Wilderness Course participants learn risk assessment and shelter options

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Alone contestants and survival experts Carleigh Fairchild (in red) and Megan Hanacek (in blue) demonstrate an emergency tarp shelter using a rock in place of a grommet, at the April Wilderness Skills course in Port McNeill. Photo by Trish Weatherall.

By Trish Weatherall

Published in the North Island Eagle newspaper May 12, 2017

Emergency Management BC reported more than 1500 Search and Rescue incidents in 2016.

The Wilderness Skills course in April, hosted by Megan Hanacek and Carleigh Fairchild, outdoor experts and contestants on Season 3 of the Alone reality survival show set in Patagonia, S.A, gave 15 people practical advice and hands-on practice for short-term survival circumstances.

The best prevention of these situations is preparation. Before venturing into new territory, Hanacek recommended that hikers and campers get local knowledge, both online and from local residents. “What are the weather patterns? Has there been recent animal activity? And always let someone know where you are going and when you will be back.”

But unexpected situations happen to even the most experienced outdoors people.

“The moment you realize you are lost, stop, and assess the situation,” said Hanacek. “Learn how to stop and re-centre yourself.”

“The most important thing is to keep a positive mental attitude,” said Fairchild. “Focus on what resources you DO have and what’s around you.”

Hanacek uses the acronym PLAN for risk assessment. Protection – find or make shelter; Location – is it an adequate place to set up camp, and will you be visible to rescuers?; Acquire – food and water; and Navigation – do you know where you are, or do you have time to get out? If not, stay put. And while a compass can be a great resource, Hanacek explained that many people aren’t aware that a compass points to the magnetic north pole, which is always shifting, and not to the geographic north pole. The difference between the two depends on your location on the earth. For true accuracy, a compass requires declination, which needs to be reset each year.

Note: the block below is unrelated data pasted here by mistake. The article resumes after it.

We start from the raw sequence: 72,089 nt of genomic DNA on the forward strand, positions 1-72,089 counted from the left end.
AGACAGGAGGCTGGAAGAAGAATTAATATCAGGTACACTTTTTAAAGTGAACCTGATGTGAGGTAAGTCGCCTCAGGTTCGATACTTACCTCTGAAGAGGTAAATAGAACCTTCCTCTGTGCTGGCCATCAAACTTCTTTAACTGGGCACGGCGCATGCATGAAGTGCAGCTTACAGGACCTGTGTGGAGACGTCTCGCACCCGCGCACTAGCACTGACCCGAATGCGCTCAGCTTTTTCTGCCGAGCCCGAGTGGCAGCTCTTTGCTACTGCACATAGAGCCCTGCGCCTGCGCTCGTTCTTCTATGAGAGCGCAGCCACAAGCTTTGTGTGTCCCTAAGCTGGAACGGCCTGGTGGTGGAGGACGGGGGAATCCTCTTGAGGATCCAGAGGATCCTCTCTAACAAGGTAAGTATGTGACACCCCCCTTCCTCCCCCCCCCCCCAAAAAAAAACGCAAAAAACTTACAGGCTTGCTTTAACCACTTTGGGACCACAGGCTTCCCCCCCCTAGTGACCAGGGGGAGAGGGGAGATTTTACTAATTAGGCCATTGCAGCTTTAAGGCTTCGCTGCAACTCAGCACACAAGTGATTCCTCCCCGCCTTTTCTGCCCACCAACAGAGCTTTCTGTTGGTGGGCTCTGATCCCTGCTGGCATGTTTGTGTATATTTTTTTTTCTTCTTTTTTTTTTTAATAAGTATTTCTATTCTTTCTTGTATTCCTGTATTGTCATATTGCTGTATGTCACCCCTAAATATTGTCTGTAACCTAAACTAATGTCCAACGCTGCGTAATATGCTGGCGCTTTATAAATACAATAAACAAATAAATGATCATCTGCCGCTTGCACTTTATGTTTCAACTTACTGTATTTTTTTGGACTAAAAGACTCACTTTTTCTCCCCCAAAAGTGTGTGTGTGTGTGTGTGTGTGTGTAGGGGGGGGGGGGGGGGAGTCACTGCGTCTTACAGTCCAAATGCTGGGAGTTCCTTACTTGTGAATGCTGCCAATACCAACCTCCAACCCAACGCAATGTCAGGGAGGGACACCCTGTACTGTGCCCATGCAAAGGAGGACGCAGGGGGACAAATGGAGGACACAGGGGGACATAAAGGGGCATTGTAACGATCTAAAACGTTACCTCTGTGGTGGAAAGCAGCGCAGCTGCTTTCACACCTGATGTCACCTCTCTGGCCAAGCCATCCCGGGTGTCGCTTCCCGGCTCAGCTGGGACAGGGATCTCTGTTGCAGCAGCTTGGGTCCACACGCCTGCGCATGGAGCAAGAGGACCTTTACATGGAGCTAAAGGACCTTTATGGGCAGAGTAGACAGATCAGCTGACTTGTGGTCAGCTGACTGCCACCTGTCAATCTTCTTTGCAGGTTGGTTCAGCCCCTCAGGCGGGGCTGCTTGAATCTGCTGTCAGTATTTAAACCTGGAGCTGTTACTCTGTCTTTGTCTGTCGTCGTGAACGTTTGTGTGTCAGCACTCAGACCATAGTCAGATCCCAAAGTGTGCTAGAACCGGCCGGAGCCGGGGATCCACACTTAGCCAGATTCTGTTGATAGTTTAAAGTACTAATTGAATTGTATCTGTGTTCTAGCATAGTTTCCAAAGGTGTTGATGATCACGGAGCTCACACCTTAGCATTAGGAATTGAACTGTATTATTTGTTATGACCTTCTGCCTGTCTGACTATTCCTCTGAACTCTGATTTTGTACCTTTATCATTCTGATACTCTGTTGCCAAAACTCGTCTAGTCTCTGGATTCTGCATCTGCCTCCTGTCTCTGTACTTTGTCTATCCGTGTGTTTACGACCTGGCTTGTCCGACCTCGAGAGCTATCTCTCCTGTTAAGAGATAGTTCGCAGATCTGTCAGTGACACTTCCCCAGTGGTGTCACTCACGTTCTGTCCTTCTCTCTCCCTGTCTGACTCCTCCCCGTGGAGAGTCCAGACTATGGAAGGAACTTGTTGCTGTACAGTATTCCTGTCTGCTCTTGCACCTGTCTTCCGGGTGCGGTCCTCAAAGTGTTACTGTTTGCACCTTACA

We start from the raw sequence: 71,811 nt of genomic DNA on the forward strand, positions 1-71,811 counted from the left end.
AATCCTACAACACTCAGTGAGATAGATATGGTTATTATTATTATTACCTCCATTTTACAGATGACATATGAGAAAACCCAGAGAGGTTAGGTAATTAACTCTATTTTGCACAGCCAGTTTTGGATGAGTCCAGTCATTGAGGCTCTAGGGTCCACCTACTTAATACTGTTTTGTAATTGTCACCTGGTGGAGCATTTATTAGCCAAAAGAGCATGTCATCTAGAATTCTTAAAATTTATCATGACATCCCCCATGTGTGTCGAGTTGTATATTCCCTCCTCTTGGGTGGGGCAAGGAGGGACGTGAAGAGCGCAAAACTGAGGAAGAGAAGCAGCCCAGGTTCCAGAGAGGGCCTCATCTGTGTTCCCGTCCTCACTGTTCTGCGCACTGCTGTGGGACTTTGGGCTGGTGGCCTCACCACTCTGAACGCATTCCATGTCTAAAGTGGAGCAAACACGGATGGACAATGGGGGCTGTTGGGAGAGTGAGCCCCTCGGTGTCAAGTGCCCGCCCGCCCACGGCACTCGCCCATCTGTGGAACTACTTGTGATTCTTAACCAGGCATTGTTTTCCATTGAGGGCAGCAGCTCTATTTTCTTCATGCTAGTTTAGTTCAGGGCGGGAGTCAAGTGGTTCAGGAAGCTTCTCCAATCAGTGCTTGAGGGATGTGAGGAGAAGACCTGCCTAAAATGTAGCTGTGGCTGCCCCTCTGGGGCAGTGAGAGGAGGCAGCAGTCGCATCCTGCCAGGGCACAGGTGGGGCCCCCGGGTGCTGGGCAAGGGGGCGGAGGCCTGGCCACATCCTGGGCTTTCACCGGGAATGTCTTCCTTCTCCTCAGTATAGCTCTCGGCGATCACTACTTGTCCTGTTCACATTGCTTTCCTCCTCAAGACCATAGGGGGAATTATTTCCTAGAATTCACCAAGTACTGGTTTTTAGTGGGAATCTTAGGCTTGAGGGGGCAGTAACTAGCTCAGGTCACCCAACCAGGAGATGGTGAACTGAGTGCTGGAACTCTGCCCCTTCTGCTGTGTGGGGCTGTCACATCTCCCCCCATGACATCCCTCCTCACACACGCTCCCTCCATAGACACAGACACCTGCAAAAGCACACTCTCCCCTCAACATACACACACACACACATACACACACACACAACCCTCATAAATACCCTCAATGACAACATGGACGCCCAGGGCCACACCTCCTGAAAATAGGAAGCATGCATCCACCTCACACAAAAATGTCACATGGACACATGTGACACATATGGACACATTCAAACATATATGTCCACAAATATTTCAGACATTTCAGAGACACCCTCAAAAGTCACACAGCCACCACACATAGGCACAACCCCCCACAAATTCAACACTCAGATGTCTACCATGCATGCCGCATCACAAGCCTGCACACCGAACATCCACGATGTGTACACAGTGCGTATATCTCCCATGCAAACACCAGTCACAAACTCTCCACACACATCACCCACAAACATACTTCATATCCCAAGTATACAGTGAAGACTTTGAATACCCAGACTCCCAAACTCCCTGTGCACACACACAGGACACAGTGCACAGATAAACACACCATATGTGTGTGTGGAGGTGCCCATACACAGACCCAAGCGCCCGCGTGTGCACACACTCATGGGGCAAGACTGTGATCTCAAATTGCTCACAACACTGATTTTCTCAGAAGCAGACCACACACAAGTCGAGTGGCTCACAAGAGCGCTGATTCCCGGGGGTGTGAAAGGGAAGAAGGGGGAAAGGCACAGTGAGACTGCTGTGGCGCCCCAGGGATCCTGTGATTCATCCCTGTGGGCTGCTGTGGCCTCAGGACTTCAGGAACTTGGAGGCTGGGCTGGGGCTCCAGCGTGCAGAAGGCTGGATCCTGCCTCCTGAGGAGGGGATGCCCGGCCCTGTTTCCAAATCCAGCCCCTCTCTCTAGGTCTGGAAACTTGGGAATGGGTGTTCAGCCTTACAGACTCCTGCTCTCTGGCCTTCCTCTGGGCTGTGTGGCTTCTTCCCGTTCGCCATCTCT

Fairchild told participants that if it’s safer to stay, priorities should be: Shelter, Water, Fire, and Food, however, “you kind of work on them all at the same time.” She says in some conditions you can only live for 3-5 hours without shelter, before hypothermia sets in. Fresh water is significant, but you can live for 3-5 days without it if necessary. Fire is important for heat and for boiling water. And while you can survive for 3-5 weeks without food, it will affect your energy, strength, focus, and brain function.

Hanacek and Fairchild shared their tips for shelter locations. Fairchild said she spent an hour looking for her initial shelter location, and a couple of days to find her permanent shelter location where she survived for 86 days in Patagonia. “Ideally you want it close to water, fishing, and firewood. Not next to the beach because of the moisture and its cooler. Higher elevations are also going to be cooler.”

Hanacek recommended flipping rocks and logs in the area to look for rodent and ant nests, and avoid dipped areas where water might settle. “Also look for wind direction, and make sure your opening isn’t facing the wind.”

Other camp location tips include looking up for ‘widowmakers’, (dead limbs on large trees that can fall at any time), and snags (fallen trees and branches caught on other trees). Seemingly solid cedar trees can be deceptive because they rot from the inside.

In an emergency situation, look for natural shelter options like fallen logs, caves, and thick brush.

Hanacek recommended carrying a Gore-Tex Bivy or Bivouac sack, a lightweight waterproof shell that slips over a sleeping bag, for a quick temporary shelter. “It’s like a mummy bag.”

Fairchild said when building a shelter, keep the space small, so there is less area to keep warm. A tarp should be kept tight and close to the ground – no higher than the length of your leg, and no longer than your height.

Hanacek and Fairchild described debris huts as the best way to keep warm with limited supplies. Use a branch as a ridge pole, or make a tripod, lay sticks close together like ribs against the frame, lay boughs or ferns over the ribs, and use bark or large leaves as shingles, then layer on as much debris (such as dried leaves and moss) as possible – as deep as arm’s length.

“You need enough debris that by the time the rain gets through the layers, it is down at the ground, not coming through the roof,” said Hanacek. “And it’s critical to have some kind of door. It could be cedar bark, woven ferns, or hang a coat or pack in the entrance.”

Course participants then had the opportunity to build a simple shelter using a tarp, rope, and tree limbs found in the bush. A tip that impressed many was using a rock in place of a grommet, by placing the rock on one side of the tarp, and wrapping rope around it on the opposite side. Hanacek also demonstrated stakes that can be made from a sturdy stick with a 45 degree branch.